James O'Connell and Lucy May BarkerThe show is blessed with a talented and likeable cast who give some tremendous performances. At its heart is the on-off love interest between Curly and Laurey and you really need to believe the relationship between these two for the show to work – and they express that relationship magnificently. Early in the show Charlotte Wakefield’s Laurey is to be found moping on Aunt Eller’s porch, sending off hostile vibes to Curly; but she has a glint in her eye from the start and really captures that sense of a young girl being swept away by her emotions. She is a brilliant singer, and brought a massive amount of warmth and affection to the role. She was perfectly matched by Ashley Day as Curly (who we last saw as one of those nice Ugandan missionaries in The Book of Mormon) at first feigning cocky confidence over his wanting to take Laurey to the box social that night, but soon unable to conceal his true feelings for her. I can imagine there’s a considerable sense of responsibility in delivering the iconic Oh What a Beautiful Mornin’ by yourself, right at the beginning of the show, but Mr Day carried it off with ease. Vocally the two blend stunningly. I really enjoyed the whole Surrey with the Fringe on Top routine, and they did more than justice to People Will Say We’re In Love, a song I learned in my infancy, it being one of the Dowager Mrs Chrisparkle’s favourites. These are two young actors to watch – they’re definitely on course for a great career in musical theatre.

Charlotte Wakefield in rehearsalThere are also a couple of actors who are already at the peak of their fantastic careers, and these performances will do no harm to their CVs either. Aunt Eller is played by Belinda Lang with amazing conviction. She’s on stage a lot of the time, even if she’s just washing shirts or observing conversations. We both loved how she expressed the kindliness of the role with very little sentimentality. It was a harsh world in those days, and you can see it in Miss Lang’s eyes. She also turns on the comedy with a great deftness, particularly in the Act Two opener, The Farmer and the Cowman, wielding a rifle that’s almost bigger than she is. And of course there is everyone’s favourite song and dance man, Gary Wilmot, as the Persian peddler Ali Hakim, with a comic performance that’s part pantomime, part music hall, whilst never going over the top or losing sight of the genuine concerns of his character. We’ve seen Mr Wilmot a few times recently – in the Menier’s Invisible Man, the Birmingham Hippodrome’s Snow White and in Radio Times at the Royal, and if ever there was a born entertainer, it’s him.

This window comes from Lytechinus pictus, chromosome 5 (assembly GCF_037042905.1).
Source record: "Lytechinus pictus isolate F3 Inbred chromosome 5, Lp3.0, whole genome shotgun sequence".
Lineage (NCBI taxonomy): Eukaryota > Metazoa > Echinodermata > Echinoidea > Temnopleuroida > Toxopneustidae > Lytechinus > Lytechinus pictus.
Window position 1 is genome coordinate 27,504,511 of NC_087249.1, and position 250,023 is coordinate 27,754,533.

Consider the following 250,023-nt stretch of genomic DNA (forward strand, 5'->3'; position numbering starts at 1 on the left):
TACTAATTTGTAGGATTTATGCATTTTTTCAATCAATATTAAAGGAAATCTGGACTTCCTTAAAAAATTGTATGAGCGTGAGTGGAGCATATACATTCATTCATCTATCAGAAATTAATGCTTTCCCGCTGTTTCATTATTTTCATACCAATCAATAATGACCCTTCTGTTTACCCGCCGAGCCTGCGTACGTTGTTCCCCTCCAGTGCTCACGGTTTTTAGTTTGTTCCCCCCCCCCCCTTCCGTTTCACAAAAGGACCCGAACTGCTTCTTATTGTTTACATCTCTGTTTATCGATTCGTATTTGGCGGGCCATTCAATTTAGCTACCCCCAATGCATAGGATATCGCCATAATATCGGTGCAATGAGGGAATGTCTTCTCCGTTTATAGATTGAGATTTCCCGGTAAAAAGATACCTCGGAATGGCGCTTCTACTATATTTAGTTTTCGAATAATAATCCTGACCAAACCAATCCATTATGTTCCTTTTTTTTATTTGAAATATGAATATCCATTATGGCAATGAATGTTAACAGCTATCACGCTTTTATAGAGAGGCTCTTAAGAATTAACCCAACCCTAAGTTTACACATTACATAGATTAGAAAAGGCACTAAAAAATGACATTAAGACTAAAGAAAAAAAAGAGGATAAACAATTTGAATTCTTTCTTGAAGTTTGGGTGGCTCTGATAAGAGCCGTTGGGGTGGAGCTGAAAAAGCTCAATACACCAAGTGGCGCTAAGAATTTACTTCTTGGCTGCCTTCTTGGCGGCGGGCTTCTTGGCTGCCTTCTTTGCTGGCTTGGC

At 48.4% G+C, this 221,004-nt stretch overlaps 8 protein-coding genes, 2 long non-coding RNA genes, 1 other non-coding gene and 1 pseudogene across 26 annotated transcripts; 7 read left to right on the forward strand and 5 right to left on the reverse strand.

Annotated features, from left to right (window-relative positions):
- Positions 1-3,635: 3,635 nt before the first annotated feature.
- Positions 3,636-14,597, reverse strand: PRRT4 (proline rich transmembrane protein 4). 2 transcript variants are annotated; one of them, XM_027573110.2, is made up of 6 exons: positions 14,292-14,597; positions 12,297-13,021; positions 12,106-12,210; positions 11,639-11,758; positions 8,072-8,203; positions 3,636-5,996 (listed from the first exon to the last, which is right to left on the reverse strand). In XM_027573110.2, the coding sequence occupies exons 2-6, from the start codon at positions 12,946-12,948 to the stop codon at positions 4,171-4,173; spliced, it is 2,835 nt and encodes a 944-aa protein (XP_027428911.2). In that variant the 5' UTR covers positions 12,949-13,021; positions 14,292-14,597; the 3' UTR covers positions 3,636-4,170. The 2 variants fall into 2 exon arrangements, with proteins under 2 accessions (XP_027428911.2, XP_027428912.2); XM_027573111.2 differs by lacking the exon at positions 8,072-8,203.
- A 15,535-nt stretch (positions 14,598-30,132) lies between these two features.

Belinda Lang in rehearsalThe ensemble boys and girls all sing and dance with great verve and enthusiasm and brighten up the stage whenever they are on. But there are also some great performances from other members of the cast. I was very pleased to see that one of my favourite performers was in this show, James O’Connell as Will Parker, the not-overly intelligent suitor to Miss Ado Annie Carnes, who has been told to save $50 before her father will agree to their marriage; and who every time he amasses $50, he spends it. We saw Mr O’Connell in Chichester’s Barnum a couple of years ago and he’s a great combination of character actor and dancer. What I particularly admire about him is how nifty he can be on his feet without being one of the more svelte members of the cast. I’m sure he’s also going to have a great career. Lucy May Barker was Ado Annie, and gave us a brilliantly funny I Cain’t Say No. It’s a great fun role, being hopelessly attracted to every man she meets, and Miss Barker does it with great aplomb. There was also excellent support from Kara Lane as the horrendous Gertie Cummings, laughing hideously as she gets more and more attached to the unfortunate Ali, and Paul Grunert as Ado Annie’s inflexibly stern and protective father Andrew – who also allows Curly to get off scot-free at the end.

Nic GreenshieldsAnd that nicely brings us to Nic Greenshields as Jud, which has to be one of the most serious roles in all musical comedy – and maybe thankless too, as the audience doesn’t like the character even though you’re not a typical stage villain. Mr Greenshields has a fantastically imposing stage presence, and he creates the most expressive and moving performances of the songs Pore Jud is Daid and Lonely Room. There is a fine line to be trod with the character of Jud – part thug, part bumpkin; the kind of guy who will line the walls of his living room with the equivalent of Page 3 Girls, and fantasise about gadgets that will kill a man without his having a clue he’s in danger; but who on the other hand is simply desperately lonely and in need of some female company. Mr Greenshields treads that line perfectly – I thought it was a tremendous performance.

Gary Wilmot in rehearsalOklahoma! is scheduled for a national tour from now until the middle of August. Whilst it may be a little old fashioned for some people’s taste, nevertheless when you have a score as rich and entertaining as this, as well as an excellent cast, great singing and dancing and plenty to think about on the way home, I unhesitatingly recommend it as a terrific revival of one of the most significant shows in American musical theatre. Oklahoma, OK!

Publicity photos by Pamela Raith